Growth spurred by construction and sales of building materials
OLYMPIA, WASH. – Nov. 19, 2018 – A 17 percent jump in construction and increased sales of building materials helped boost the state’s taxable retail sales in the second quarter of 2018. The sales increased by 10.6 percent over the same period in 2017, reaching $42.7 billion.
Retail trade, a subset of all taxable retail sales in the state, also increased by 7.4 percent to a total of $17.8 billion.
Taxable retail sales are transactions subject to the retail sales tax, including sales by retailers, the construction industry, manufacturing and other sectors. Retail trade includes sales of items such as clothing, furniture and automobiles, but excludes other industries, such as services and construction.
These figures are part of a quarterly report released today by the Washington State Department of Revenue. The taxable retail sales figures compare the same quarter year-over-year to equalize any seasonal effects that would influence consumer and business spending.
Some highlights of second quarter 2018 (April - June) taxable retail sales and retail trade sales include:
- Construction rose 17 percent to $8.8 billion
- Taxable retail sales reported by new and used auto dealers increased 2 percent to $3.5 billion
- Electronic and appliance stores increased 11.8 percent to $1 billion
- Building materials increased 9.4 percent to $1.9 billion
- Drug and health store sales jumped 6.8 percent to $780 million
Of the top 10 most populated counties in the state, King and Kitsap counties enjoyed the largest overall taxable retail sales percentage increase. Seattle and Puyallup saw the largest increase of the most populated cities.
See second quarter 2018 taxable retail sales and retail trade sales for cities and counties:
|County||Taxable retail sales||Percent change||Retail trade||Percent change|
|King||$17.3 billion||12.6||$5.9 billion||8.4|
|Pierce||$4.4 billion||10.6||$2.1 billion||7.9|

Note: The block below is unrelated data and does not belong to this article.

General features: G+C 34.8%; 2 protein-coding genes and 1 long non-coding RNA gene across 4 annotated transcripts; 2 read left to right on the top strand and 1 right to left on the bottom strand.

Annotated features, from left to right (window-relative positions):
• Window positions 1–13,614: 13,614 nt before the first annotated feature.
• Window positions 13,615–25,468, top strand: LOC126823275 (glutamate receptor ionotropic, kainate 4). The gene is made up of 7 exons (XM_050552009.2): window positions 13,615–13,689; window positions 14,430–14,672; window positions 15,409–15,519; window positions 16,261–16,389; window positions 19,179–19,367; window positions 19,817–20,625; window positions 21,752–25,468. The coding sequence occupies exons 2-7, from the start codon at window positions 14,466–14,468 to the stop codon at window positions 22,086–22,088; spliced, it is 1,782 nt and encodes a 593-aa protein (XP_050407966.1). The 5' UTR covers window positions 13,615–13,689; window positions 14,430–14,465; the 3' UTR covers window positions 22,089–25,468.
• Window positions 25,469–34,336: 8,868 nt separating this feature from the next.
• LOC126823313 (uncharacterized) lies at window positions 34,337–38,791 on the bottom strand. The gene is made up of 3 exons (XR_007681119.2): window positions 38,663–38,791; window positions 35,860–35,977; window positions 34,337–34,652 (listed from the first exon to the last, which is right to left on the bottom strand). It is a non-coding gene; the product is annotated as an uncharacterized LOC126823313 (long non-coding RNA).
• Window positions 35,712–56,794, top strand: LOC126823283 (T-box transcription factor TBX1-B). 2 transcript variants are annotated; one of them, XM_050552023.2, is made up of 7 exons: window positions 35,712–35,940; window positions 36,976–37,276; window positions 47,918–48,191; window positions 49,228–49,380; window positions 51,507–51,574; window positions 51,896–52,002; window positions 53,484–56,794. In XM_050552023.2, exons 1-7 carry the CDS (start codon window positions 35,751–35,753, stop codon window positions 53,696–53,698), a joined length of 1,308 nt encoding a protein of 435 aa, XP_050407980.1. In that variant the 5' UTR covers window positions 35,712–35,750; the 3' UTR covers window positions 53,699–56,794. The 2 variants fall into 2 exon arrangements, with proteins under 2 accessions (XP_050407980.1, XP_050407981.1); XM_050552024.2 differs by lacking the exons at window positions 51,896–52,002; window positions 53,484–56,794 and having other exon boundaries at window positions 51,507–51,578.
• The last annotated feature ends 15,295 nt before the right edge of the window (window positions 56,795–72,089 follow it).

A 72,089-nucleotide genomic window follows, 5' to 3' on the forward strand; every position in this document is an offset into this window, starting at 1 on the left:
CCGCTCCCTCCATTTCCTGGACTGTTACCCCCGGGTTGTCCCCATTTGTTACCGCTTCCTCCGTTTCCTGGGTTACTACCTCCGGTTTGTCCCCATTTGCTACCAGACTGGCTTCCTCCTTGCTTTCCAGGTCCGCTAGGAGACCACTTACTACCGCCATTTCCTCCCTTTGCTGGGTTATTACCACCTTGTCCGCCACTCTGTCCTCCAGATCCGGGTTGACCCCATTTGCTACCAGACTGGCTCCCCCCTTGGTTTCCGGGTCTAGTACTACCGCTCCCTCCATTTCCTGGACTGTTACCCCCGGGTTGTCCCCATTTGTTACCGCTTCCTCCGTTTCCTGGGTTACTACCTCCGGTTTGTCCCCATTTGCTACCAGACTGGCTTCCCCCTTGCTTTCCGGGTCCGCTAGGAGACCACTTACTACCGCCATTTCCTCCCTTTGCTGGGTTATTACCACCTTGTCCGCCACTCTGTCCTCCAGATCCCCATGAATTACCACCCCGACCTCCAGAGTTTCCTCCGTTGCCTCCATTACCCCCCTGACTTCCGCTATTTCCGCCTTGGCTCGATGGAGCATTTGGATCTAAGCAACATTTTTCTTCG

|Snohomish||$3.9 billion||9.6||$2.0 billion||5.4|
|Spokane||$2.7 billion||8.9||$1.3 billion||7.1|
|Clark||$1.9 billion||7.4||$828 million||5.3|
|Thurston||$1.4 billion||5.2||$699 million||6.0|
|Kitsap||$1.3 billion||15.2||$618 million||6.0|
|Whatcom||$1.1 billion||6.2||$504 million||6.9|
|Yakima||$1.1 billion||7.2||$505 million||6.1|
|Skagit||$834 million||10.5||$434 million||4.8|
|City||Taxable retail sales||Percent change||Retail trade||Percent change|
|Seattle||$7.2 billion||13.9||$1.9 billion||11.4|
|Bellevue||$2.0 billion||5.7||$816 million||6.0|
|Tacoma||$1.5 billion||8.6||$647 million||5.3|
|Spokane City||$1.4 billion||8.4||$606 million||5.9|
|Vancouver||$1.1 billion||4.6||$462 million||3.1|
|Renton||$779 million||6.2||$378 million||2.7|
|Everett||$753 million||4.4||$364 million||3.5|
|Lynnwood||$653 million||6.3||$408 million||0.0|
|Spokane Valley||$643 million||8.2||$379 million||7.5|
|Puyallup||$640 million||10.6||$424 million||8.5|
Check Revenue’s Statistics and Reports page for additional detail about taxable retail sales.
Understanding how businesses are classified
Revenue uses business tax return data to create this quarterly report. Businesses are categorized under the U.S. Census Bureau’s classification system based on their primary taxable activity. The North American Industry Classification System – or NAICS – is the same method federal statistical agencies use for the purpose of analyzing economic data.
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